By Chris Penton, Beechwood Market president. This article appeared in the April 2021 edition of the New Edinburgh News.
Much noise has been made of the race to create 15-minute neighbourhoods in Ottawa. Beechwood Village is certainly part of that race. Like many neighbourhoods in the urban core, we have a variety of amenities. But, also like many neighbourhoods in the core, we are missing some too. Beechwood Village is more of a … 21-minute neighbourhood.
Arguably every corner of Ottawa is a 21-minute neighbourhood. The additional six minutes comes from trips to Costco for 3kg of peanut butter, to the dentist you have been with since you were a child and, ironically, to fill up the tank for the next trip for peanut butter.
In a city ruled by strip malls and suburban development, the need to leave your neck of the woods has become inevitable. To feel shame about the departure is not only wrong, but futile. Beechwood area businesses don’t need your guilt; they need your help. They need your business and they need you to truly get behind the #SupportLocal movement. It is too common for Ottawans to point out what is missing, quickly groan, and then jump into the car to get it.
For years you have been told that there is no hardware store, chocolate shop, or vintage diner because commercial rents are too high. This is probably true.
What if there was a way the City could step in and help change our shopping landscape? Consider the following.
Just as there are incentives to build affordable housing (tax breaks for exceeding seven units, rent subsidies for up to 20 years for landlords and so on) there could easily be incentives to open up affordable commercial space to smaller stores and services. Mandate developers and landlords to offer a quarter of their commercial square footage at a reduced rate. Since the concept already applies to residential units, why not commercial? In doing so, local residents get a service for which they have been asking; small businesses get a chance to prove themselves; and landlords fill spots which may very well have stayed empty for years.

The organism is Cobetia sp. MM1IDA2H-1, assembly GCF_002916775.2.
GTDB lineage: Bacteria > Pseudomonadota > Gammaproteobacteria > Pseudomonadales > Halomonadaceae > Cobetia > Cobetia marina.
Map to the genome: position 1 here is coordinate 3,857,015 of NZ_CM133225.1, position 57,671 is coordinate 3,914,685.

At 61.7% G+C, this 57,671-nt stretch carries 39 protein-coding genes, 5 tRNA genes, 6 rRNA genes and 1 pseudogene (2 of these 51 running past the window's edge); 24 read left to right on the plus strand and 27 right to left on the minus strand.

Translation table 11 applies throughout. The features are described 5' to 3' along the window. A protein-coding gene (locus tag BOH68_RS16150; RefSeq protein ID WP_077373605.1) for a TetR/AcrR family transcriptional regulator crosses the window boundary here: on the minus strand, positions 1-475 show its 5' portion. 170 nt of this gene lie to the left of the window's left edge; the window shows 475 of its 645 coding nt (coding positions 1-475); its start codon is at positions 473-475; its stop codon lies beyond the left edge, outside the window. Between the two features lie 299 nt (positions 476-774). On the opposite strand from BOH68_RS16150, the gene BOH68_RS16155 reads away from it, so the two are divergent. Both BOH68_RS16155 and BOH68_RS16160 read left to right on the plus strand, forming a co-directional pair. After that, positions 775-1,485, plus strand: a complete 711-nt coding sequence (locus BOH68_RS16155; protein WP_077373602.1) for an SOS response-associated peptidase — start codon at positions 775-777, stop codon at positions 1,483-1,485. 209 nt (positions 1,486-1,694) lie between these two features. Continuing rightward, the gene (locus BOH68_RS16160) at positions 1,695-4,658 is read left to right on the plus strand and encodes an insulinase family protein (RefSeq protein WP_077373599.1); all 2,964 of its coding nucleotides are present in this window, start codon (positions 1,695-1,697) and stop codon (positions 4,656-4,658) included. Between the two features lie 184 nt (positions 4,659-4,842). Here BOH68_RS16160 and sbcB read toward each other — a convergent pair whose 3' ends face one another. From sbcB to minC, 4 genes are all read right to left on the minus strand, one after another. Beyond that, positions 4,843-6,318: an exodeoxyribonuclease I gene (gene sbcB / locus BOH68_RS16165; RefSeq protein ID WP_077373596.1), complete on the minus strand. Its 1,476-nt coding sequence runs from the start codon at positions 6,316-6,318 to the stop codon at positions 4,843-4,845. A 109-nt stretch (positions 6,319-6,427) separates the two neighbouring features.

The City of Ottawa talks a mean streak when it comes to supporting local enterprise and bolstering small businesses in order to create 15-minute neighbourhoods. However, extending patio licenses into the coldest months, offering up endless food truck licenses, and promoting an obscure ‘buy local’ passport are band-aid solutions. Bring in solid measures like mandated affordable commercial space and you’ll see ice cream shops, family-owned hardware stores, and bakeries reappear.
In order for these sorts of things to happen, residents must buy in. Firstly, continue to support your existing main-street businesses. Secondly, ask your local politicians why commercial rents are so high. Tell them which amenities you’d like to have within walking distance. Another sensible step is to call the Quartier Vanier Business Improvement Association (QVBIA). Charged with attracting new businesses to your main street, they want to hear from their shopping public.
There is no reason why Beechwood Village couldn’t be a 15-minute neighbourhood. But it will take more than talk to allow us the short walk.
Chris Penton is the President of the Beechwood Market, Ottawa’s online farmers market: beechwoodmarket.ca. A community builder, he is a past-president of the Vanier Community Association, current board member of the Vanier BIA, and ran for municipal office in 2019. A version of this column appeared in the Ottawa Citizen on Feb. 12, 2021.